Mayor: Information requests getting burdensome
Published 12:00 am Tuesday, April 12, 2005
Selma’s mayor filled about half a dozen requests for information, filing reports with the City Council on everything from crime statistics to city finances.
“It is my contention that much of the information being requested is already provided,” he said, as he passed out copies of the reports to the council.
Perkins said he waited until the city voted down a new rule for requesting information at a March meeting before filling the requests.
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If the new change had been approved, Council members would have been forced to put information requests before the council for approval.
Perkins expressed his frustrations over the request to the Council.
He said he didn’t want the city to get bogged down in providing the information.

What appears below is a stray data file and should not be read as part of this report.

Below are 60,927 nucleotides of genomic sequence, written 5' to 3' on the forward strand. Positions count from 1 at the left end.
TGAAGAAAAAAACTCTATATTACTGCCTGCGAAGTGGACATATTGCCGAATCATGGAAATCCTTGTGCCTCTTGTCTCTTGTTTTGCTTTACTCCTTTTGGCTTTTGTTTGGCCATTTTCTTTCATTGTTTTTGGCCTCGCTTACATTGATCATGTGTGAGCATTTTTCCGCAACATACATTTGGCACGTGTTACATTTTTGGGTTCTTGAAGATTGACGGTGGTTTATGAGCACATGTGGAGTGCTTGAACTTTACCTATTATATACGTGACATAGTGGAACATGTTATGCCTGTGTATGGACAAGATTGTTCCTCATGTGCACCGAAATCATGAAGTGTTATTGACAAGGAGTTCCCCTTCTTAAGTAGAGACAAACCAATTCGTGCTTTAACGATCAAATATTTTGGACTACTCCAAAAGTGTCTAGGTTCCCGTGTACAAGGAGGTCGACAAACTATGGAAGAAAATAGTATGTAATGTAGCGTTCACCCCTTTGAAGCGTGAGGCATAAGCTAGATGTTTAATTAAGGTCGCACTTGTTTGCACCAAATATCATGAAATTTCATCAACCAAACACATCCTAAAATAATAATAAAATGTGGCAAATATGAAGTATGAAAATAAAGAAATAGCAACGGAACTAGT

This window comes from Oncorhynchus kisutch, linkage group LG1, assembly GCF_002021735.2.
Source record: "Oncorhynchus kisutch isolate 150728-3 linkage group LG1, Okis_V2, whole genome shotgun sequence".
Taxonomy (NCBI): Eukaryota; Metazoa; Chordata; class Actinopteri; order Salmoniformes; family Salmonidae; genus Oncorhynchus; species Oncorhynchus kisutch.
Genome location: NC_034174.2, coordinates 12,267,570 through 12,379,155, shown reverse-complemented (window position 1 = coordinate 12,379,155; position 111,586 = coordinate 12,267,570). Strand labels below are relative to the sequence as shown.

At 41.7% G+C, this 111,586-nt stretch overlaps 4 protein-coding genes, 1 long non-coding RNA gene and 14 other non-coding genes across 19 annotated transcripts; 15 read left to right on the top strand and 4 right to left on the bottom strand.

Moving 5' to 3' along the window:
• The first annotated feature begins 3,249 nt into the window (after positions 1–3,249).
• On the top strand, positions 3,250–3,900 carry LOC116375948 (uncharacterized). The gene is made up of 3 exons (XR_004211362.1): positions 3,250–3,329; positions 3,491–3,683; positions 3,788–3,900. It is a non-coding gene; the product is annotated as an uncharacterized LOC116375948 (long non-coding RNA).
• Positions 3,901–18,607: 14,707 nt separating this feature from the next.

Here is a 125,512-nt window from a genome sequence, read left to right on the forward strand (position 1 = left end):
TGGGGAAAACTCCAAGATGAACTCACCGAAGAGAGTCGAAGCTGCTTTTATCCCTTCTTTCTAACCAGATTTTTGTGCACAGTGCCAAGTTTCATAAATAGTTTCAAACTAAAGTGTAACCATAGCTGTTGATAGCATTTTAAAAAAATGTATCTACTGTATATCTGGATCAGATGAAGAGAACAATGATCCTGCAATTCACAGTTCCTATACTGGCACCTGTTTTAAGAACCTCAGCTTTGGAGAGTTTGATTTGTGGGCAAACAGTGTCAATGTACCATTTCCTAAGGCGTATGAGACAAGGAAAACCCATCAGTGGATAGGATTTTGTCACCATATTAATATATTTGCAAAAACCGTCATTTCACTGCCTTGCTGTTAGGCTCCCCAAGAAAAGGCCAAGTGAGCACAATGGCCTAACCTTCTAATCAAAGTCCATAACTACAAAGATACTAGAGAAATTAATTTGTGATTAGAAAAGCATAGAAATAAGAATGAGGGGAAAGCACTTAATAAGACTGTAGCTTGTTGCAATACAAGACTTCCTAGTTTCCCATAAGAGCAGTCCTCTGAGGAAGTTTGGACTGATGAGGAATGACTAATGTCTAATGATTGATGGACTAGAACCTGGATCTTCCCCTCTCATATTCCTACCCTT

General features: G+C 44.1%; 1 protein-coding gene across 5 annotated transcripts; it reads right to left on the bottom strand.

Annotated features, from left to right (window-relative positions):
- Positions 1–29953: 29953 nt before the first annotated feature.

“These special reports are getting somewhat burdensome,” he said.
Perkins provided a report on the crime in Selma with Interim Police Chief Jimmy Martin. The Council originally requested the report to monitor noise ordinance complaints in the city.
According to the report, the city had 88 noise complaints in March.
Councilman Cecil Williamson asked for the number of citations issued.
Perkins agreed to provide the number in another report, but asked why.
“What are you going to do with this?” he asked. “Are ya’ll going to go out and enforce the law?”
Councilwoman Bennie Ruth Crenshaw said she thought she might be able to approach repeat offenders in her ward and ask them to stop.
Councilwoman Dr. Geraldine Allen said she just wanted to be able to let her constituents know what’s going on.
“My use for this information is so we can say the police department is doing something,” she said.
Other reports included the city’s travel expenses last year, for the Administration Department, and a breakdown of the 2004 fiscal year budget, including expenses and income. Perkins also provided a monthly financial report, with reports on current expenses and income.
Councilman Reid Cain said he was happy with the effort being put forth by the mayor and his department heads.
Referring to the crime report, Cain told Martin, “This is a great report.”